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2023 HSR&D/QUERI National Conference Abstract

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4068 — Who was left out? Identifying the Post COVID-19 Digital Divide in Chronic Pain Care Using Ensembled Machine Learning.

Lead/Presenter: Evan Carey,  COIN - Seattle/Denver
All Authors: Carey EP (Seattle/Denver COIN, VA Eastern Colorado Health Care System), Gunzburger E (Seattle/Denver COIN, VA Eastern Colorado Health Care System) Blankenhorn R (Seattle/Denver COIN, VA Eastern Colorado Health Care System) Sayre G (Seattle/Denver COIN, VA Puget Sound Health Care System ) Mog A (Seattle/Denver COIN, VA Puget Sound Health Care System) Firestone C (VA Northeast Ohio Healthcare System) Stevenson L (VA Northeast Ohio Healthcare System)

Objectives:
The impact of COVID on specialty chronic pain care is unknown. We investigated (1) the impact of COVID on access to pain specialty care in VA and community settings, then (2) identified traits of Veterans experiencing larger than average losses in access to care.

Methods:
We identified a national cohort of Veterans diagnosed with Chronic pain and in primary care as of 2020-03-01 (n = 1,751,969), referred to as the ‘post COVID onset’ cohort. We implemented a machine learning ensemble modeling framework to identify Veteran level predicted probabilities of receiving pain specialty care between 2020-03-01 to 2020-11-01 in this cohort. We then used an identically defined cohort and follow-up from one year prior to build a model estimating pre-COVID care probabilities. Using these model predictions as the counterfactual, we identified Veteran level predicted loss of specialty pain care utilization for the ‘post COVID onset’ cohort for both VA and community care settings. Veterans with at least a 20% pre-COVID probability of care were examined and stratified into groups based on their change in probability of care: large (>0.25 absolute decrease), small (0 to 0.25 absolute decrease), and no decrease. Models were repeated for Seattle and Denver catchment areas, with Denver results presented here.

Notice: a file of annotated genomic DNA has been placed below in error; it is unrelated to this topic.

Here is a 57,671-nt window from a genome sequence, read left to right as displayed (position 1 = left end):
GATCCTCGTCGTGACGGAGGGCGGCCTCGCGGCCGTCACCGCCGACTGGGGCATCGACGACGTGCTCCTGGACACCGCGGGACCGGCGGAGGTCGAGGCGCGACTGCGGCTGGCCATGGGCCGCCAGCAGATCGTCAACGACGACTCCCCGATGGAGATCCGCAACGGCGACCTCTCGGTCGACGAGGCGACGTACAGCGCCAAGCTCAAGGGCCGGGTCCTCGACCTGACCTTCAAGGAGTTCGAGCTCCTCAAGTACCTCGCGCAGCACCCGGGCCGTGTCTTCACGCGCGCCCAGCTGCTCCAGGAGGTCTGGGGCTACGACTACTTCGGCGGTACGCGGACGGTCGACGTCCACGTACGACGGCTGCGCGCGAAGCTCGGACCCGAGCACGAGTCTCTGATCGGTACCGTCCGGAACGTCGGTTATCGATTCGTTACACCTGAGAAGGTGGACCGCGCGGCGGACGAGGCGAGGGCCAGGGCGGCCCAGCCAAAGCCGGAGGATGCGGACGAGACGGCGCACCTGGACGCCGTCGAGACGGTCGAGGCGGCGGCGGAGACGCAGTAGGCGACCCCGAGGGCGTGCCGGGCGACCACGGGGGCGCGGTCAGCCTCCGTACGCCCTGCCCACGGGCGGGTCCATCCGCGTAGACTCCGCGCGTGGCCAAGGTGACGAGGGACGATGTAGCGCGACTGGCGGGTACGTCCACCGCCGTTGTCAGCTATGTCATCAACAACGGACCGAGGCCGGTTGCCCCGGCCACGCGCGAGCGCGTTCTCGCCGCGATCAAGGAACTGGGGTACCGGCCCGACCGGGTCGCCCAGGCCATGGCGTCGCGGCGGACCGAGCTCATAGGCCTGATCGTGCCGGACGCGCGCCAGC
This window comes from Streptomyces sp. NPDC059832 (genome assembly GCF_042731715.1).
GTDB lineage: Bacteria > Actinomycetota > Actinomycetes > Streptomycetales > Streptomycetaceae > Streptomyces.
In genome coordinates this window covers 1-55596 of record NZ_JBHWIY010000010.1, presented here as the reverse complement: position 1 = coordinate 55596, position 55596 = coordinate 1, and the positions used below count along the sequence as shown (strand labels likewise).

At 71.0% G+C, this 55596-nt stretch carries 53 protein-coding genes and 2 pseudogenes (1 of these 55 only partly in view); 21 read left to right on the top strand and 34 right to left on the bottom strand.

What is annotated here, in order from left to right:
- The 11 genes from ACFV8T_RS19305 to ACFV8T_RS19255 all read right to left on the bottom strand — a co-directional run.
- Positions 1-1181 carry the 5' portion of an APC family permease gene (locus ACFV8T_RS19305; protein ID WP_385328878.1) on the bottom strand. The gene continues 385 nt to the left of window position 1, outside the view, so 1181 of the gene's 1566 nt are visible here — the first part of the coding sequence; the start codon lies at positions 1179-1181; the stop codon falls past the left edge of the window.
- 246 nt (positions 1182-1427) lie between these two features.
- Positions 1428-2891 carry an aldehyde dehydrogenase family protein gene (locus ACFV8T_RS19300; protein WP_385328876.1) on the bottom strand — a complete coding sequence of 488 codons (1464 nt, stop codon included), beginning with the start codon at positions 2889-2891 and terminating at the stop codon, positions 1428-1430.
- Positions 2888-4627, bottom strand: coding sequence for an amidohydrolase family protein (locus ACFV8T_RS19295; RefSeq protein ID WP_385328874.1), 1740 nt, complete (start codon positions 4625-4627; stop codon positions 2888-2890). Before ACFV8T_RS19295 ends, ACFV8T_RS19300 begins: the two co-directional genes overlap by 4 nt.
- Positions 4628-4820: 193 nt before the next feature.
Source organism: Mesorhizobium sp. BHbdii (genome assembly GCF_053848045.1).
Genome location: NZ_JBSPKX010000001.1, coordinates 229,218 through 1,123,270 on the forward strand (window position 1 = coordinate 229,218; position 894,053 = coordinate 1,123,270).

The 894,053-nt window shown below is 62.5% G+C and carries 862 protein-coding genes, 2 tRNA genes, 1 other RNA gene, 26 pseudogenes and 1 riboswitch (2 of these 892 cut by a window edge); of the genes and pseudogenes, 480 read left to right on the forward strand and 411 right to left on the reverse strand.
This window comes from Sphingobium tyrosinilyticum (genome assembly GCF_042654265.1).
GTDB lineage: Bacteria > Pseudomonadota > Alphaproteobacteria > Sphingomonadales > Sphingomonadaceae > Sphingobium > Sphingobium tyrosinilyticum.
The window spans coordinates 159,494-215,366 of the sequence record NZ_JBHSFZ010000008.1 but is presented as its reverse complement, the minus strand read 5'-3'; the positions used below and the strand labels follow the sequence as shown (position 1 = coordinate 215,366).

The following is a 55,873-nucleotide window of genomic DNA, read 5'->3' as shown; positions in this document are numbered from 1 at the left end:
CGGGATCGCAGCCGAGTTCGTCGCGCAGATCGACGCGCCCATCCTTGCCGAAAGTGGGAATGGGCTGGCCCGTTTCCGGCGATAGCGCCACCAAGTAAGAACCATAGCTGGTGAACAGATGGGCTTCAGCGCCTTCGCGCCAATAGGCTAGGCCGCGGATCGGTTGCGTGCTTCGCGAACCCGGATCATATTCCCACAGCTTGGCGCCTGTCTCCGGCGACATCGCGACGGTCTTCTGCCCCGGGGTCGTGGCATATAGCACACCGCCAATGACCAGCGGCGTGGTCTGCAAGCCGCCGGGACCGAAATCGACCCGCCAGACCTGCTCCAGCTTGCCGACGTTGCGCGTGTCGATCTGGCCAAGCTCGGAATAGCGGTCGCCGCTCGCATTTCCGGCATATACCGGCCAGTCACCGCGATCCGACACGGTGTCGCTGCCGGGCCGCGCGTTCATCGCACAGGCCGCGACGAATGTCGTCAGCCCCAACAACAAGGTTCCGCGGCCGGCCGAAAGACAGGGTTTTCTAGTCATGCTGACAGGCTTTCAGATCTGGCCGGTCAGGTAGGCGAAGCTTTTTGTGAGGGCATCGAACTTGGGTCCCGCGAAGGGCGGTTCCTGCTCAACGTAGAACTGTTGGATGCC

Results:
Denver results: Following COVID, any pain specialty care use declined by 29% compared to the year prior, translating to 534 Veterans not utilizing care. Among the 1,278 Veterans receiving pain care, 41% used VA, 63.5% used community care, and 3.8% used both. Among the 23,534 Veterans, we estimated 4.8% (1,132) were likely to receive pain specialty care in VA settings had they been seen pre-COVID. Among them, the predicted loss of access to care was large for 25% (n = 284), small for 65.8% (n = 745), and none for 9% (n = 103). Veterans with a higher predicted loss of access to VA pain care had lower mental health and other pain comorbidities and lower rates of substance use disorders. Among the 23,534 Veterans, we estimated 6.7% (1,586) were likely to receive pain specialty care in the community had they been seen pre-COVID. Among them, the predicted loss of access to care was large (>0.25 absolute decrease) for 4.4% (n = 70), small (0 to 0.25 absolute decrease) for 67.3% (n = 1,067), and none for 28% (n = 449). Veterans with a higher predicted loss of access to community pain care had higher mental health and other pain comorbidities and higher rates of substance use disorders. For both VA and community care, higher recent pain scores, recent prior pain care utilization and higher rates of long-term opioid use were associated with a lower predicted loss of access to care.

Implications:
Although VA purchased community pain care was more resilient to COVID interruptions on average, higher complexity Veterans were most likely to lose pain care if seen in the community, and least likely to lose pain care if seen in the VA.

Impacts:
Among community care reliant Veterans with complex chronic pain, ongoing access to pain care should monitored with VA provided pain care options targeted as access disparities develop.